• Multi-Core CPU. The first dual-core phone was the LG Optimus 2X in 2011. Apple’s first dual-core phone was the iPhone 4S in 2013.
  • Fast Charging. The first phone with fast charging was the HTC One M8 in 2014. Most 2014 later Android phones adopted a fast charging system, originally Qualcomm’s Quick Charge, more recently the new USB Power Deliver system. Apple first introduced fast charging in 2017: the iPhone 8 and X use USB Power Delivery.
  • Wireless Charging. My old LG G2 supported the Qi standard for wireless charging in 2013… apparently only the Verizon model did so, for some weird reason. Though the first was the Palm Pre, which had optional wireless charging using their own “Touchstone” technology. Apple introduced the Qi charging standard on the iPhone 8 and X in 2017.
  • Augmented Reality. The first phone designed for AR was the Lenovo Phab Pro 2 in 2016, following Google’s design requirements for their Tango AR API. Apple’s pushed the idea of AR really heavily in this year’s iPhones… and many other companies are supporting it as well. It’s pretty much based on technology they’re going to have in phones anyway, so why not?
  • Facial Recognition. Samsung introduced facial recognition on the Galaxy Note 7 in 2016, with iris scanning hardware using an IR illuminator and special camera, was the best facial recognition in a phone at the time. Though it had been around on some other devices, such as 2015’s ZTE Axon Elite. Of course, the Note 7 was recalled due to battery problems. Apple’s implementation a year later, essentially building in a micro-Kinect device for 3D facial mapping is certainly an improvement. But they were still building on others’ ideas. Android had a face unlock feature — available on every phone — done entirely in software back in 2015, but it was acknowledged as less secure than codes or fingerprints.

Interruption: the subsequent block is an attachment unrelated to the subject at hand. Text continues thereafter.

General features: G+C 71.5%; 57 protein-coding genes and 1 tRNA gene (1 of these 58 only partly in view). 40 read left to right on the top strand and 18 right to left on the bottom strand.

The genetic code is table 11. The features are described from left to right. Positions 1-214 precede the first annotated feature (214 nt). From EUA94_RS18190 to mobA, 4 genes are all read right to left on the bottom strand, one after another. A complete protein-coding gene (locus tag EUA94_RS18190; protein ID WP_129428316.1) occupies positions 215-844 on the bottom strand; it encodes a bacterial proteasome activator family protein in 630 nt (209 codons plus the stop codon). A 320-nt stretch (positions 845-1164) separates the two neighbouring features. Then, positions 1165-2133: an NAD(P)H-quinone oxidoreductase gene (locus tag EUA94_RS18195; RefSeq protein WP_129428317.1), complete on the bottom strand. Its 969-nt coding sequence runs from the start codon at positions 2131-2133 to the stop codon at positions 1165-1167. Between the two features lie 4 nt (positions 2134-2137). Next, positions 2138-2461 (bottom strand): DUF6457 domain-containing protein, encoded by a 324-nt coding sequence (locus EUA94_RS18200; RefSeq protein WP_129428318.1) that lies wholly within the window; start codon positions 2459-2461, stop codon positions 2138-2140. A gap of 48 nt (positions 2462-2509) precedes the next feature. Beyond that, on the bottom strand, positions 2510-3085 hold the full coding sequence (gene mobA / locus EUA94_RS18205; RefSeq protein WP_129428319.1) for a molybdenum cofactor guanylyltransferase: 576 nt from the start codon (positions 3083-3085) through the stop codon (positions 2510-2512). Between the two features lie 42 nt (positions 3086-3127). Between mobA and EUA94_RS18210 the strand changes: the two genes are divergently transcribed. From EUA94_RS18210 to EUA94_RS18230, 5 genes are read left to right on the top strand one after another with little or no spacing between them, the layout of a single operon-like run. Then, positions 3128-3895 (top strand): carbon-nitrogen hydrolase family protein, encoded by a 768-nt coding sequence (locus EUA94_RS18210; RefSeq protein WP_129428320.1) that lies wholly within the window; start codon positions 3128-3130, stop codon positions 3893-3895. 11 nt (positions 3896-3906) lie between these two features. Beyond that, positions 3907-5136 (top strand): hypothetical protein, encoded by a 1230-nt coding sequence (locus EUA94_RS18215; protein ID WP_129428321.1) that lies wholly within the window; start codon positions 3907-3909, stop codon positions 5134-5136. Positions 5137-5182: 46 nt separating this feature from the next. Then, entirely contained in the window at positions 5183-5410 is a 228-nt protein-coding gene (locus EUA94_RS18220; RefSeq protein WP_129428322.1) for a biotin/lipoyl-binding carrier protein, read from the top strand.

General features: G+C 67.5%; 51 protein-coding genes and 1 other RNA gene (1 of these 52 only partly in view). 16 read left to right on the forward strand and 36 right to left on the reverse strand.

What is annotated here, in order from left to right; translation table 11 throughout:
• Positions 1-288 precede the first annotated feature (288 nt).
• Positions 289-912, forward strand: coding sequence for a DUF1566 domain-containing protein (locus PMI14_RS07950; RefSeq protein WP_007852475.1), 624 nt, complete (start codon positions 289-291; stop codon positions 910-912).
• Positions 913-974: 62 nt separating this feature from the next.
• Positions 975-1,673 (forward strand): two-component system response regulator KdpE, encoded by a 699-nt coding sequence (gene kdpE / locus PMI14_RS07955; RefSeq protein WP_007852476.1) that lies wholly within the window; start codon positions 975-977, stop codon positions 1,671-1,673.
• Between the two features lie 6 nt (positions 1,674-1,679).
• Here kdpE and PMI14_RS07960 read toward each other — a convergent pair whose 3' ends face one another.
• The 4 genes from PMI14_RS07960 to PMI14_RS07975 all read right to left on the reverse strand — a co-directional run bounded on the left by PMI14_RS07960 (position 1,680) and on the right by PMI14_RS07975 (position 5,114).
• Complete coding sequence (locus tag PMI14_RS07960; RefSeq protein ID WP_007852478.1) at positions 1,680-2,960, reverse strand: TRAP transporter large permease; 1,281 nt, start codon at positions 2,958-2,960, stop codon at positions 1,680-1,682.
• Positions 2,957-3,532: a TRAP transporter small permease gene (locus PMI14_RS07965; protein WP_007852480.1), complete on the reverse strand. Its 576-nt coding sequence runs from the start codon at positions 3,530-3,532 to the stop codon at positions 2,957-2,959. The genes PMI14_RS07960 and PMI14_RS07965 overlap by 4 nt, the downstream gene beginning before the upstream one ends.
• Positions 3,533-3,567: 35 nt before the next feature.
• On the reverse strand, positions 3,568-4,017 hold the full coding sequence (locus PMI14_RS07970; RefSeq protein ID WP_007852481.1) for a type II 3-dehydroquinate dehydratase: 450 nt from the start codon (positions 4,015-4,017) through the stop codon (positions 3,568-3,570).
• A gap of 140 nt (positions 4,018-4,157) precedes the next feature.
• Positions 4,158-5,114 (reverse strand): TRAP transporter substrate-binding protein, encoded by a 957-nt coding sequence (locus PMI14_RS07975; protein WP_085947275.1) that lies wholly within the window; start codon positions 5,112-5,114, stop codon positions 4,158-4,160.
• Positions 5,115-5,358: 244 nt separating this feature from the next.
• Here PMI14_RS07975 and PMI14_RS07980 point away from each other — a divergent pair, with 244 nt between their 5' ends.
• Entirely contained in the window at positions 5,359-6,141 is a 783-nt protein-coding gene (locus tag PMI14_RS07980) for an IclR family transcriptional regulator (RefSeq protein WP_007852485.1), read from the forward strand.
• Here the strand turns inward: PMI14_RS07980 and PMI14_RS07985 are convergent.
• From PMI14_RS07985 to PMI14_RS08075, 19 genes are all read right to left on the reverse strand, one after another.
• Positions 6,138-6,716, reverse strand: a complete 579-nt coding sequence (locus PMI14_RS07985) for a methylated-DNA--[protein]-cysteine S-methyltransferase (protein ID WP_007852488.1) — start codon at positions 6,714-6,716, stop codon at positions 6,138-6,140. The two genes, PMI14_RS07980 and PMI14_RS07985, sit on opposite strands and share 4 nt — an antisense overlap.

• Modularity. The LG G5 took a crack at device modularity in 2016, and the Motorola Z series did their own modular approach later that same year. The very pricey Red Helium phone also has a modular system. Apple has not released a modular phone yet.
  • Higher resolution displays. Pretty much every started out with 480 x 320 displays, or lower, in modern smartphones. The first full HD phone was the HTC Droid DNA at 1920×1080 in 2012, and that rapidly became the standard. Apple didn’t get to 1920×1080 until the iPhone 6 Plus in 2014. The LG G3 introduced the 1440 x 2560 in 2014, and most premium and some mid-range Android phones use this resolution today. Apple’s highest screen resolution is in 2017’s iPhone X, at 2436 x 1125. Sony’s Xperia Z5 in 2015 was the first with a 4K display, neither Apple nor most Android manufacturers have followed Sony there.